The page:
The Demise of Public Education?

It is increasingly difficult to keep up with technological advances; let alone advances in new digital media (NDM).  Having to constantly stay knowledgeable of the latest NDM means that people without access to computer technology, let alone the training to use it, will not be able to progress economically.  This issue also plagues teachers and public education in general.

Cultural economic disparities will become more pronounced as technology moves forward; and NDM becomes increasingly sophisticated.  However, Seiter makes the point that this disparity along social classes does exist and should not be ignored, “One crucial flaw in the claims about the greater democracy of online communications is that it ignores the operation of social distinctions” (Seiter 39).  Distinctions of social class are prevalent online.  This reminds me of the social class system that existed (and still does), for example, in Britain today; monarchy, royal family, noble classes, Parliament.

Public education is not a good breeding ground for learning about NDM or computer use; beyond how to navigate on the Web or use a mouse.  The lesson to be learned is that the computer is not the “pill” to magically educate students.  It takes a trained teacher, good curriculum, facilities, and family support to adequately educate students.  Seiter concludes as much:

School credentials have become more necessary on the job market, even as the public school system has failed. Decisive choices about schooling are made earlier in children’s lives. Demands originating in the corporate world for skilled, technically competent workers constantly necessitate discussions of youth and digital learning, and influence our descriptions of best practices (Seiter 48).

The case for traditional learning; reading, writing, verbal skills (argumentation) are even more important today.  The use of computers, though prevalent, does not guarantee to a fledgling gamer or social networker entre into a good paying job.  Studying at public schools (high school and college or university) can provide the necessary background to compete in the job market.

Basically, the forms of knowledge have not changed.  As Michael Peters warns:

When we talk of the knowledge economy, we must realize that knowledge has a strong cultural and local dimension as well as a universalistic dimension . . . the other half of the equation that often gets forgotten in development talk. We should speak, then, of knowledge cultures (in the plural) and cultural knowledges, just as we should acknowledge alongside the knowledge economy, the economy of knowledges. (Seiter 48)

The forms of knowledge he’s referring to are; reading, writing, verbalizing (argument)

I personally believe that there is still a need for good English teachers; for example, to teach ESL students and to teach freshman composition.  Today’s teacher needs to stay knowledgeable with the latest methods of using digital technology; blogs, web sites, audio and video presentation, social networking because NDM technologies change so rapidly.  I think there is opportunity for composition teachers to incorporate NDM into their program writing programs.

The YouTube videos made me think that the Internet and NDM are creating a new dialect of English.  It is a dialect that is used in the social networking communities; for example, MySpace and Facebook.  Take the term “friend” for example.  In the traditional context this word means an acquaintance or someone you have met, in person.  From a social networking context “friend” still means an acquaintance, but not in the physical sense; maybe an acquaintance only through “cyberspace.  In order to develop this social networking “dialect, the users of Facebook must have literacy skills: namely verbal communication skills.  The foundation for these literacy skills was established in school; traditional school perhaps, not a “high tech high.”  As Raymond Williams reminds us, about literacy in nineteenth century England: “the acquisition of literacy, then as now, almost always involved submission to a lengthy period of social training—education—in which quite other things than literacy or similar skills were taught; in which, in fact values and norms were taught which became, very often, inextricable from the literacy.” (Seiter 49)  Even though Williams quoted this over one hundred years ago the need still exists today to have an educated population; educated in communicative literacy i.e. reading, writing, and verbal (argumentation) literacy.  So, in a social sense it is the “community” that teaches values and norms: in fact values and norms were taught which became, very often, inextricable from the literacy.  I think a solid education, a public education, will only be possible for our students if we stay current with NDM and the associated technologies.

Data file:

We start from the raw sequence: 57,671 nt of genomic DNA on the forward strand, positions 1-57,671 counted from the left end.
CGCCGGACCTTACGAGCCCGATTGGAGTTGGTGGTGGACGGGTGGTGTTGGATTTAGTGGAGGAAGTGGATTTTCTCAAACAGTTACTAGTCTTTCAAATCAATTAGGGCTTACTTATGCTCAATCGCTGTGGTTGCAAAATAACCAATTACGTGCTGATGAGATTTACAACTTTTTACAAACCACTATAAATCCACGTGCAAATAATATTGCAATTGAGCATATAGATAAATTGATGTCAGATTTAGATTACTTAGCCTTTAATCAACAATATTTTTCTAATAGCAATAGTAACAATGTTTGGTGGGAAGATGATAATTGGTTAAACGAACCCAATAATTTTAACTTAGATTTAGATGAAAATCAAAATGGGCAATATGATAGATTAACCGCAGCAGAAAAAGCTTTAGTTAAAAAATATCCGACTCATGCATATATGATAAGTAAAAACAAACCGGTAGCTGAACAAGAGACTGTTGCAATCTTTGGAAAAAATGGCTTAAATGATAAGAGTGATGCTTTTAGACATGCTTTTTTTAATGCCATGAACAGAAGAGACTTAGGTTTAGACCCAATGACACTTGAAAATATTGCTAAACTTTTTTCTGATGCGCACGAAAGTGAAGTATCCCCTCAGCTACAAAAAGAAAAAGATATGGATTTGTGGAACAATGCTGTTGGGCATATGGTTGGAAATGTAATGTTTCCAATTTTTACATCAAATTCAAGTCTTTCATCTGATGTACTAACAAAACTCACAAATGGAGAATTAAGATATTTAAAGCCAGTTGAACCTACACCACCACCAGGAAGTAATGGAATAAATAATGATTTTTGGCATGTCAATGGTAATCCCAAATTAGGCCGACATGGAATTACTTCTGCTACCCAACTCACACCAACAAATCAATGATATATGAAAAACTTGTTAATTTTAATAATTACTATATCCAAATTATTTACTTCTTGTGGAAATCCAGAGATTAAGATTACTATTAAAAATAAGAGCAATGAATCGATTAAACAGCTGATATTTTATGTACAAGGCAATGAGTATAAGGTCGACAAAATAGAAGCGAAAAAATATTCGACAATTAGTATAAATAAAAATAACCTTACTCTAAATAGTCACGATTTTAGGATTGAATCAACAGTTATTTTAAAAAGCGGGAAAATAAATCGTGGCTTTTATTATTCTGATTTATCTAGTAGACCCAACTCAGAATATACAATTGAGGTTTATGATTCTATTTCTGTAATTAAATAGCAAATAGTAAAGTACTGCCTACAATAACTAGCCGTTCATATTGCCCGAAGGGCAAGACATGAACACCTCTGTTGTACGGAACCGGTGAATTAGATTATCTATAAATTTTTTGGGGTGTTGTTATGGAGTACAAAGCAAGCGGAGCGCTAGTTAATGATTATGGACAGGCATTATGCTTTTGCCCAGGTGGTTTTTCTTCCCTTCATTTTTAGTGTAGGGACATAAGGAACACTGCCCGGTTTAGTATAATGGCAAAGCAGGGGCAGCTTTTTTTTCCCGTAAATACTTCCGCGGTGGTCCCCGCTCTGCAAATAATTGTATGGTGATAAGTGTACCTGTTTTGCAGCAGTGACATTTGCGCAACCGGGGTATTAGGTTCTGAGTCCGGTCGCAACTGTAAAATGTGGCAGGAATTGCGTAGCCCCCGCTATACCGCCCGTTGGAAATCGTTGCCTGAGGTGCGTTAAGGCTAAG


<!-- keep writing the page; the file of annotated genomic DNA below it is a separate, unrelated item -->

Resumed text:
1 comment for “The Demise of Public Education?

  1. November 3, 2009 at 10:58 am

    I really like how you mention that basic skills, like reading, writing, math, etc. are still important components of any curriculum. I agree with you that English teachers cannot become obselete, but they do need to incorporate NDM into their classroom in order to be successful and effective teachers. It’s interesting how you bring in the point that English instructors are still necessary to teach ESL. While I don’t disagree with this, I wonder if it’s possible for new technology like “The Rosetta Stone,” to replace a second language instructor for not just English, but any second language. While I don’t think technological programs like this have the same impact as a teacher, I do think that they offer some competition for intstructors teaching a foreign language.

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